What is significant about Sam Queen’s work is that, bucking the standard medical “disease model” for measuring health, he established a “health model”—a reference of physiological ranges that is a reflection of wellness with much more narrow ranges than found in the “disease model”. Queen’s model operates from the premise that our physical systems are created by precise design, and that given the right nutrients and care, we can remain healthy and free of disease. In a very unique way, Sam can ask the body a series of questions through a unique blood profile, understand where a person’s chemistry has strayed from the health model, and determine what a particular body needs to return to health. Finally, he has identified 7 subclinical (not readily visible) defects that are present in all chronic illnesses, infections and toxicities.
Ironically, all 7 defects identified by Sam are seen by dentists everyday as we look into the mouths of our patients. These include pH Imbalance, free calcium excess, altered protein/amino acid balance, anaerobic tendency, chronic inflammation, connective tissue breakdown, and oxidative stress. One could easily describe health as the opposite of these 7 defects. A stable acid/alkaline ratio, a healthy proportion of free and bound calcium in the blood (free calcium no more than 0.48% of total calcium in the body), protein/amino acid balance, a robust aerobic metabolism, a sufficient acute inflammatory response, connective tissue integrity, and a good balance of oxidant/antioxidant activity within the body would be a good representation of a healthy individual.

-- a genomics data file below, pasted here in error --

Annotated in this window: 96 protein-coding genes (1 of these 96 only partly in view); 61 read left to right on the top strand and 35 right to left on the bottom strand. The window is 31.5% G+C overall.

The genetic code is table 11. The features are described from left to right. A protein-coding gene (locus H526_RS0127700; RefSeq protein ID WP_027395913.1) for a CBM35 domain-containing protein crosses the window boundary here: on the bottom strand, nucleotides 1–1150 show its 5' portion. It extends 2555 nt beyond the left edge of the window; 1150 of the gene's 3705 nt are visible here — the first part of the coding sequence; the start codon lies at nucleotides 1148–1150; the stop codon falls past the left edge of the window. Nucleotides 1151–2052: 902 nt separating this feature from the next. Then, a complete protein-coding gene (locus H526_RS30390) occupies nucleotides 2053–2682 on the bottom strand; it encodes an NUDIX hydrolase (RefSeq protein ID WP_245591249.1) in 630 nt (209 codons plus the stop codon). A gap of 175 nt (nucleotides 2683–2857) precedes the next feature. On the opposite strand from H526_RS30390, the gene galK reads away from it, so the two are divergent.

Before examining these defects in further detail, it is important to remember that the body is much more complex than can be portrayed in a short article. There is no “one size fits all”/quick-fix approach to these defects a mentality that can be very dangerous when it comes to our health. Only through careful analysis of each patient’s blood chemistry can one determine how best to eliminate these 7 defects in any given individual. In addition, the order in which these defects are treated is extremely important and should not be compromised. For example, to begin taking antioxidants without dealing with the other defects first is potentially dangerous.